In a sense he is a greater artist” (Fogle 87), this critic is implying that by actually creating and molding materials together, being a blacksmith, Danforth is actually a greater artist than Warland who puts into consideration ideality and beauty. It is not clear what the many characteristic differences between Danforth and Warland are meant to symbolize, but one can infer that Hawthorne felt pressure to be a materialist like Robert Danforth.
There is a great deal of evidence that suggests Owens’s struggles as an artist are also related to Nathaniel Hawthorne’s. In the story after going through a brief illness Owen was even more determined to finish his butterfly than ever one critic noted that at the Hawthorne was forty years old and “had not yet validated his artistic vocation with a substantial book was surely invested in the long disquisition on time, and death” (Ehlrich 148).
Hawthorne was very worried that he would not achieve success or be appreciated before his death, as was Owen when he submerged himself in his work after becoming sick. “In putting Owen through phases of creativity and decline, periods of energetic invention, and then successive destructions of his work followed by intervals of lethargy Hawthorne was examining his own oscillations” (Elhirch 147), Hawthorne put Owen through brief periods of decline in inspiration as a therapeutic way to make himself feel better about doing the same thing.
Fogle stated that “The artist is in some degree Hawthorne himself, and therefore it is all the more necessary that he avoid manipulating the fictional truth in his favor” (Fogle 86) meaning that the reason Hawthorne did not give his antagonist everything he deserved, for example the love of Annie, is because he is in fact Hawthorne himself and it would be an inaccurate portrayal if Owen got everything the easy way and needed no sympathy.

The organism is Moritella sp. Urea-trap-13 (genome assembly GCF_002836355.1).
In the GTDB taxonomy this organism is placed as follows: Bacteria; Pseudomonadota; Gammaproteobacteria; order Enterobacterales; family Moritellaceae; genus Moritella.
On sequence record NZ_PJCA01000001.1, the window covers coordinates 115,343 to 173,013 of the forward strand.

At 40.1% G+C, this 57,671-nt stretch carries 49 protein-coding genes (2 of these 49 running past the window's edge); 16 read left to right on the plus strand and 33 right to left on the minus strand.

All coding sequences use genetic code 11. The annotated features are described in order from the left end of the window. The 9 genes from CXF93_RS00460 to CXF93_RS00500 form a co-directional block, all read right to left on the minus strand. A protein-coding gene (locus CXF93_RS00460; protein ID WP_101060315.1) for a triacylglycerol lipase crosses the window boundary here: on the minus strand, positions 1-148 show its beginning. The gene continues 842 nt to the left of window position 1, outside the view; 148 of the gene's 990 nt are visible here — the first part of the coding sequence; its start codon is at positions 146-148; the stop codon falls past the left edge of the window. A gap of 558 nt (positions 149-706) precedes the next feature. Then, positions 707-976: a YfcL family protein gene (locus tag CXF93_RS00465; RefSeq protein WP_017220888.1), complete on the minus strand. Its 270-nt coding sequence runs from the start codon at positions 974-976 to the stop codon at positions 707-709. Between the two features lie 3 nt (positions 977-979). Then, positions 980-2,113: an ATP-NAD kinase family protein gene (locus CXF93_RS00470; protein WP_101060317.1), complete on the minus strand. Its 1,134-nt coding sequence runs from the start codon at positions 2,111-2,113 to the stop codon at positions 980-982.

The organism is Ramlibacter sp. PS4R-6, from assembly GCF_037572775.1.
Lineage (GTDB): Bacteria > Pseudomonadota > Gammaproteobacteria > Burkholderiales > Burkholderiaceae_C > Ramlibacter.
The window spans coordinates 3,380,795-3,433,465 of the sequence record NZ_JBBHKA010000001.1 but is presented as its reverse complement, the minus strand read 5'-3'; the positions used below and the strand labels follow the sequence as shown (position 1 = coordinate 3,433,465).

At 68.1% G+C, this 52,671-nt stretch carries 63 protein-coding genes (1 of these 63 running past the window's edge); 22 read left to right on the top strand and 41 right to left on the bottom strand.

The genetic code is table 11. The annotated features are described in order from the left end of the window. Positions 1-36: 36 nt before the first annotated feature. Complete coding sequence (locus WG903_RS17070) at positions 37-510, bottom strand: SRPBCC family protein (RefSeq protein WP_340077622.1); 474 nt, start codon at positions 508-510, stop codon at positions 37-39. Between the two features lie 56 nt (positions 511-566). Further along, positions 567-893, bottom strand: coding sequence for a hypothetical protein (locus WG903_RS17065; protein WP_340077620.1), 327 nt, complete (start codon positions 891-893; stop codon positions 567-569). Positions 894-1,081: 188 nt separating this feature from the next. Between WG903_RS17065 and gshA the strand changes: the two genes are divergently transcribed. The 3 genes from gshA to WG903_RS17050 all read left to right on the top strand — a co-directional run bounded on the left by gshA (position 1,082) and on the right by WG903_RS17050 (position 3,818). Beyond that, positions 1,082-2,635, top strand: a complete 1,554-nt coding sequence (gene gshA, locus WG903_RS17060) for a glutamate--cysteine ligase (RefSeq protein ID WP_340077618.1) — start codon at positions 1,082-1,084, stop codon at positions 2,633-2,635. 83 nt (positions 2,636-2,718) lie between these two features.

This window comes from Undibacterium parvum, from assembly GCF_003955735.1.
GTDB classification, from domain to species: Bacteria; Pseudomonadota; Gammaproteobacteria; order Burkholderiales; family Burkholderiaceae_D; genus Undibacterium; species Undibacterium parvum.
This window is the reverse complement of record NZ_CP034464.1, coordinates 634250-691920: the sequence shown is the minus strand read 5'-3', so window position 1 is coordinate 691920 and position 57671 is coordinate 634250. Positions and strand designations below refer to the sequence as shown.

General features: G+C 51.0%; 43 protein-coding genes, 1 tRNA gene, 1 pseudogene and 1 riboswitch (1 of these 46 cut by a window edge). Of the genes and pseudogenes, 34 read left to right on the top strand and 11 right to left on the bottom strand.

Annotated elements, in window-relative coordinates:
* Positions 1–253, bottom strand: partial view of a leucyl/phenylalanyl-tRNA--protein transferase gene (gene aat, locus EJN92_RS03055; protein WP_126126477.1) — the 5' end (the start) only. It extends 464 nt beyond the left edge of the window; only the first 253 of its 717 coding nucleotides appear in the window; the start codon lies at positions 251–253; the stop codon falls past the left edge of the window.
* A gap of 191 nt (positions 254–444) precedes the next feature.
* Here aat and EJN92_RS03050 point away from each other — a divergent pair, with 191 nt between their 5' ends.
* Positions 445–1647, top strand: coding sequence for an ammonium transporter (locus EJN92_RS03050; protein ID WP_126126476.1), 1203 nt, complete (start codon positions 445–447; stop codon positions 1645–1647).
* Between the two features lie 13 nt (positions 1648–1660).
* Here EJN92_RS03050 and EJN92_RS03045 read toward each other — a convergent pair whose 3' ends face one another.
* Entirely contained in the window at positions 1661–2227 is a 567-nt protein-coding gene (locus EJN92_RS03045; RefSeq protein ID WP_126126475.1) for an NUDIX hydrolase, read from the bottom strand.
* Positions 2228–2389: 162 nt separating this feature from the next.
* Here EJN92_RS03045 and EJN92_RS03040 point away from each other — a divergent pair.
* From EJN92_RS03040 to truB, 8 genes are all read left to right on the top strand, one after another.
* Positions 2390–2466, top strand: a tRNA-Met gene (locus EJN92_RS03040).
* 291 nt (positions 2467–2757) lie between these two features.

Just as Gloria Elhrich said “Hawthorne was trying to work out serious personal and vocational problems in the story” (147) by creating a main character very similar to himself Nathaniel Hawthorne was able to deal with many of issues and have someone to relate to. “In this odd little story we can see the forty-year old Hawthorne reviving his old antagonist in order to rally himself for a renewed assault on the citadel of fame and rehearsing various prospective scripts for the outcome” (Ehlrich 149).
Nathaniel Hawthorne formulated Owen Warland to be the perfect character to embody his struggle with societies understanding of his love for writing, dealing with a family, and many other personal problems. By creating Owen he better prepared himself for the outcome of his fame and writing and was able to withstand all of his dilemmas he was dealing with during the time his writing career started to take off. Works Cited
Bunge, Nancy L. Nathaniel Hawthorne: A Study of the Short Fiction. New York: Twayne, 1993. Print. Fogle, Richard H. Hawthorne’s Fiction: The Light ; The Dark. University of Oklahoma, 1952. Print. Hawthorne, Nathaniel. Nathaniel Hawthorne’s Tales. Ed. James McIntosh. Markham: W. W. Norton ; Company, 1987. Print. Person, Leland S. The Cambridge Introduction to Nathaniel Hawthorne. New York: Cambridge UP, 2007. Print.